Lobbying Bill could promote ‘culture of secrecy’, warns Senator

Government chief whip in Seanad concerned at new legislation

Concern that the new lobbying legislation may lead to a culture of secrecy in the Civil Service has been expressed by Government Chief Whip in the Seanad Paul Coghlan.

The Fine Gael Senator has been in contact with Minister for Public Expenditure and Reform Brendan Howlin following a debate in the Seanad on the Registration of Lobbying Bill.

While giving a general welcome to the Bill, Mr Coghlan expressed worries it could have the unintended consequence of closing off designated public officials to engagement with external vested interests.

This might happen if officials feared being “listed” in the reports that groups, companies and organisations involved in lobbying would have to file with the Standards in Public Office Commission.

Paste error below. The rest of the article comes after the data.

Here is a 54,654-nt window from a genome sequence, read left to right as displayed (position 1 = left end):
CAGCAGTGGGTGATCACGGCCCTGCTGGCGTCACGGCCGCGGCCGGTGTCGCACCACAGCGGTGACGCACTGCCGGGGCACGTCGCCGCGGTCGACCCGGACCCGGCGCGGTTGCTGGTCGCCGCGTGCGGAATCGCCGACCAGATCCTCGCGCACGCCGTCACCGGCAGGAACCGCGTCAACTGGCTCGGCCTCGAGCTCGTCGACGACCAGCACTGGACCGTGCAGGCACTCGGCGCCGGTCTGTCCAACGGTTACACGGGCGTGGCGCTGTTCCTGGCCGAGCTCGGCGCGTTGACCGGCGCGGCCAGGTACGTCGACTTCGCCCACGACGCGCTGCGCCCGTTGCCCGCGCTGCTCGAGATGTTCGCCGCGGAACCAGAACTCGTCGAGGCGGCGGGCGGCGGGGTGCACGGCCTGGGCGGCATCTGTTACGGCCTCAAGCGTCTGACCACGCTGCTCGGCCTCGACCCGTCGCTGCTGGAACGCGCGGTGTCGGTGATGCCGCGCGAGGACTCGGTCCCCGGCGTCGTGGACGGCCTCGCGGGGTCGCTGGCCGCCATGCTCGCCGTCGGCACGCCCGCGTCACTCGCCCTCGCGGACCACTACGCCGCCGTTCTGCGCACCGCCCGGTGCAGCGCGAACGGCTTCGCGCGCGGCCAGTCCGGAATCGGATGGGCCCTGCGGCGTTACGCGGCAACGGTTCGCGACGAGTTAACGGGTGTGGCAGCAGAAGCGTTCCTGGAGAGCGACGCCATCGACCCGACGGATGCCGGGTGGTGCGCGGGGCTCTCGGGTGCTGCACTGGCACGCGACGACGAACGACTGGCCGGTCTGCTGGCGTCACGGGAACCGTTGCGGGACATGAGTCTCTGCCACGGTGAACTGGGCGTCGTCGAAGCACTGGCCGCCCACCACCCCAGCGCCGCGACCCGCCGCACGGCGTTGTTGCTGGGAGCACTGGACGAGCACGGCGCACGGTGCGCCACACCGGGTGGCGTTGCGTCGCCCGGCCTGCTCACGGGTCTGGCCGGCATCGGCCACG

“It would be regrettable if a cautious desire to avoid the limelight of reportage actually led to the system of public administration clamming up and closing in on itself,” Mr Coghlan said. “It would be important that this aspect is monitored closely to ensure that the intent and objective underpinning this important legislation does not lead to non-engagement with external groups and individuals, particularly among public servant.”

He added that it was important to distinguish proper lobbying activities from attempts to bribe or corrupt.

Stephen Collins

Stephen Collins

Stephen Collins is a columnist with and former political editor of The Irish Times